By: Ken Cheng
After last night’s dismantling of the rival Houston Rockets, and with the first half of the NBA season nearly in the books, the spotlight continues to shine brightly on the Warriors and their league-best 34-6 record. The improvements head coach Steve Kerr and his staff have finagled out of this year’s squad has them on track to become the best Warriors team in franchise history*. The Warriors’ dominance, however, was not a sure thing going into the season, despite coming off 51 wins last year. Butterflies and caterpillars and whatnot. After head coach Mark Jackson was fired last summer, there was a palpable anxiety among fans that the team could regress, due in part to the unpleasant way the regime change occurred. Ironically, this anxiety contradicted a yearlong frustration with the team’s offensive shortcomings, most of which were blamed on Coach Jackson. The drumbeat of complaints about sub-optimal player utilization, isolation-heavy sets, and substitution patterns reverberated throughout the season — even though the Warriors finished with their best mark in 21 years. It was because of this achievement that some fans were wary about such a high-risk change.
*The ’75 Championship team won 59 regular season games. This season, the Warriors are on pace to win 70.
Forty games in, though, the Warriors’ gaudy record has alleviated any fear about rookie coach-caused backsliding like a “Best Team In The League” Xanax pill. In fact, as the team flirts with near historic statistical numbers, it’s hard to describe their improvement as anything less than dramatic **. The shift to a pace-and-space offense predicated on ball movement has vaulted the Warriors to the top of the NBA’s standings and put Steph Curry – whose brilliance the offense most hinges on each game – at the forefront of the league MVP discussion. This year’s team, of course, is different than last year’s — which, at various points, had to rely on Jordan Crawford (ugh!), Steve Blake (yikes!), and Toney Douglas (lol!)*** for significant minutes. But even if you just focus on the eight returning players from last year’s roster (excluding Festus Ezeli, who missed all of last season), you still have to wonder at just how much the change in offensive philosophy has impacted them, both on an individual level and as a group.
*Last year’s record after 40 games was 25-15, a 9 win improvement.
**The Warriors boast a +11.7 point differential (up from +4.8 last year), rank #1 in points scored, field goal %, and field goal % allowed among many other metrics.
***I do not have a single memory of Toney Douglas on last year’s team. It’s possible I had them “Eternal Sunshined” out of my brain.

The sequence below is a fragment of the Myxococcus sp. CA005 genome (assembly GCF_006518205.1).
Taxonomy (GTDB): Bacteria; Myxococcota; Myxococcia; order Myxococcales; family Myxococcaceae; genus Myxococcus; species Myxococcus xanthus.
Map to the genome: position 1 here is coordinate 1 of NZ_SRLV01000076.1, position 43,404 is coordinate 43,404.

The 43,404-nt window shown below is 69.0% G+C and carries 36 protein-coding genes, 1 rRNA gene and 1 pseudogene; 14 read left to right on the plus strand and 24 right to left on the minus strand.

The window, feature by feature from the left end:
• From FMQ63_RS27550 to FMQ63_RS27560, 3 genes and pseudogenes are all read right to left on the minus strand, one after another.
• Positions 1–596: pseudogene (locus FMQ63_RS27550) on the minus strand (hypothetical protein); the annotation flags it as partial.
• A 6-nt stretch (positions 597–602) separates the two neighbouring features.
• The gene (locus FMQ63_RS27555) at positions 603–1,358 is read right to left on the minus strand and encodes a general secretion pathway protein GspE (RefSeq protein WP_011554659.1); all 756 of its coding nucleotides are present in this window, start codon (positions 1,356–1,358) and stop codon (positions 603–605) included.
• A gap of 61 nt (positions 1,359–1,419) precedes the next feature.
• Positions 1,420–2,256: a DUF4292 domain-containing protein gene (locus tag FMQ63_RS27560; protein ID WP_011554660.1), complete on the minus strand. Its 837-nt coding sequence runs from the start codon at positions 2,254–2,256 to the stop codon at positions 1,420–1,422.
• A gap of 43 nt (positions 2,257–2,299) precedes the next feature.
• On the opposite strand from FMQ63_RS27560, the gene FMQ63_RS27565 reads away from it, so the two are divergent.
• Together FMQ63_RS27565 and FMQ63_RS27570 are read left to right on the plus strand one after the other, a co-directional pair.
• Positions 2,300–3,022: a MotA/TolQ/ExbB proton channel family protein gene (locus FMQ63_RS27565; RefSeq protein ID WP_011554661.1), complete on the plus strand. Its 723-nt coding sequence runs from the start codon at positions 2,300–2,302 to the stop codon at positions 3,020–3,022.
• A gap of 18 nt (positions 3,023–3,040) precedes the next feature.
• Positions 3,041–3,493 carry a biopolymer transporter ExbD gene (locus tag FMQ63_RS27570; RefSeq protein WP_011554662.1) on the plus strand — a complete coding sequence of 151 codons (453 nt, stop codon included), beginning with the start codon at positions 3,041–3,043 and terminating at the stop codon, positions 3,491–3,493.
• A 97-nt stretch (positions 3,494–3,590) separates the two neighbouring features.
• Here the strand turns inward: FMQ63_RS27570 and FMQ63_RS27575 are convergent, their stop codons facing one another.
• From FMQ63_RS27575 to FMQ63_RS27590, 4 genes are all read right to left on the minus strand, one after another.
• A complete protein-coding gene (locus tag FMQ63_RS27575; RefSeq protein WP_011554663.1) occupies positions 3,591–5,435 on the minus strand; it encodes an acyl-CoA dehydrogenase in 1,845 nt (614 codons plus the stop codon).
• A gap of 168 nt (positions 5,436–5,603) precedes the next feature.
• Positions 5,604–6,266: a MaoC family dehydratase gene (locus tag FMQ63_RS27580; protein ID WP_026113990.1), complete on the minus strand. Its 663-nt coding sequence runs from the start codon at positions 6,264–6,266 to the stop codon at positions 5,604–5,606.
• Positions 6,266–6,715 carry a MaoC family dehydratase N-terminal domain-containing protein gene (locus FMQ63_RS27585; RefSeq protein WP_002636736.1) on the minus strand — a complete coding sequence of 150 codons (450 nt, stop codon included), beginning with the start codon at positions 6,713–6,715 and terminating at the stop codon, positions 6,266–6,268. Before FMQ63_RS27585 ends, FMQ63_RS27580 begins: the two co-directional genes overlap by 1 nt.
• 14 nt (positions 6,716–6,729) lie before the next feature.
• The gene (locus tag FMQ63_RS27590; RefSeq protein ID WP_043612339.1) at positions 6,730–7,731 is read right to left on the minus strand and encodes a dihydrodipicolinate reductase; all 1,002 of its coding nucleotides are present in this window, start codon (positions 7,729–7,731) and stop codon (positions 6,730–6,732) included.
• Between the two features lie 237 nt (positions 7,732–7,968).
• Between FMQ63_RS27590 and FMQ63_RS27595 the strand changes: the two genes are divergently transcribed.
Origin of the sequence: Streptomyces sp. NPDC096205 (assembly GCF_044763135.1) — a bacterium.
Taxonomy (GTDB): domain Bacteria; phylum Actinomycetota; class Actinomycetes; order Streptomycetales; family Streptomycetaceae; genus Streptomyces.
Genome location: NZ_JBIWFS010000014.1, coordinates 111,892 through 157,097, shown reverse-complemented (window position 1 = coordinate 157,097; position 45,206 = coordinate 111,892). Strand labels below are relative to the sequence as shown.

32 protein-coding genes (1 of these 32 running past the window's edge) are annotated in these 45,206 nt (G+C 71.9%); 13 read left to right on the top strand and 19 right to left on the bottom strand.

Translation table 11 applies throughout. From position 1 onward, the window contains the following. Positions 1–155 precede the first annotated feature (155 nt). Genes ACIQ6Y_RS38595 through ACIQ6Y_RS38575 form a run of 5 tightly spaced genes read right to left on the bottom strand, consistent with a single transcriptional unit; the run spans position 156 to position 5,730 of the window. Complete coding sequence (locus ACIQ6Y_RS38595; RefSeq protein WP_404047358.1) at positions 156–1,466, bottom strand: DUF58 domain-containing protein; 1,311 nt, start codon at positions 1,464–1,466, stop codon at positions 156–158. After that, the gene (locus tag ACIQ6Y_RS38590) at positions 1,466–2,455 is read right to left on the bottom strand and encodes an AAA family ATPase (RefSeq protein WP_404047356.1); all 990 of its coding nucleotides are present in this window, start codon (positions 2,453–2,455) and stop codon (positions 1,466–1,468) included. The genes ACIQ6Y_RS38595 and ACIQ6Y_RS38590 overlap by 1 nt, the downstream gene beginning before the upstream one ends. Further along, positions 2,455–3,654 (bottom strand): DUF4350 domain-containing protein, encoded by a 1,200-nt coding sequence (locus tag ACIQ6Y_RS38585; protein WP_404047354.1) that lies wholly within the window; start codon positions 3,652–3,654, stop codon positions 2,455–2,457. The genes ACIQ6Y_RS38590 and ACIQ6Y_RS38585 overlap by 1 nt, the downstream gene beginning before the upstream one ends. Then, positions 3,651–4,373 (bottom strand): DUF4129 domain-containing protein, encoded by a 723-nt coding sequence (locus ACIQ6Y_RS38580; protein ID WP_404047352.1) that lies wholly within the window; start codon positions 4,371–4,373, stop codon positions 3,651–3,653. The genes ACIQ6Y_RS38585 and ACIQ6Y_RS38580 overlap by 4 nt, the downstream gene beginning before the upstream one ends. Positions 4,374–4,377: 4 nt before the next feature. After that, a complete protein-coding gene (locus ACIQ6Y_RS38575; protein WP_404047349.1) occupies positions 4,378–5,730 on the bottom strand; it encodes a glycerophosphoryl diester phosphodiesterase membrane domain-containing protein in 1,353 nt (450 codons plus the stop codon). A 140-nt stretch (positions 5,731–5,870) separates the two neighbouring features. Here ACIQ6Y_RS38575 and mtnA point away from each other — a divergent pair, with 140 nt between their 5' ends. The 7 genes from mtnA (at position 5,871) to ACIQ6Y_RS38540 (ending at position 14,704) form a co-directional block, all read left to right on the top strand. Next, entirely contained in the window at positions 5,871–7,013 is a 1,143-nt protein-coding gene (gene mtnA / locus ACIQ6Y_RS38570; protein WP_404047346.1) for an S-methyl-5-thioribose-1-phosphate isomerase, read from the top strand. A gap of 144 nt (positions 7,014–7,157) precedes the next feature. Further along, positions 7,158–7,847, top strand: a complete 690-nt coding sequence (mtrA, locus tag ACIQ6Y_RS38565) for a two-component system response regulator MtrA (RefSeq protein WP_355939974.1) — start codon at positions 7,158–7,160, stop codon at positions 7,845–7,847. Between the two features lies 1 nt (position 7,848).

The change, offensively, for these eight players* can be summarized most simply by saying they are taking (and making) more easy shots.** The ball movement and up-tempo pace the Warriors have employed all season has led to an average of nearly 6 more field goals with 6 more assists despite only 4 more attempts for this group, per 100 possessions, over last year. They’re collectively scoring 14.4 more points; which is remarkable considering they’re playing fewer minutes per game this season in aggregate.*** The effect of the new offense can also been at the free throw line, where this group is taking 2 more freebies. The biggest beneficiaries of all the fast breaks, back cuts, and wide open 3s unleashed by the Warriors’ offense? It’s currently a three-way race between Klay Thompson, scoring 7 more points on 3 more attempts, Marreese Speights, living up to his nickname with 7 more points on 3 more attempts, and Harrison Barnes, who’s been a model of efficiency and improved decision making, shooting nearly 10% better on 3 less attempts.
*Curry, Thompson, Bogut, Green, Barnes, Iguodala, Speights, and Lee
**All stats cited Per 100 possessions
***The biggest exception to this is Draymond Green, who – as if answering Warriors fans’ prayers – is playing 10 more minutes per game as a starter this season. Marreese Speights and Harrison Barnes are also seeing more PT.
Obviously, there’s no predicting how these trends will hold up over the course of 82 regular season (and hopefully more post season) games. But the results, so far, have validated the notion that this team was not operating at maximum offensive efficiency, much less potential, in previous seasons. Mark Jackson was too often made the focal point of unreasonable fan vitriol and deserves a ton of credit for turning a perennial loser into a perennial playoff contender. But it’s become very clear, at least after 40 games, that the Warriors have evolved into a team, under Coach Kerr and his staff, much better prepared to utilize the roster’s wide and deadly range of offensive skills — and much less inclined to cause bouts of anxiety in its fan base.
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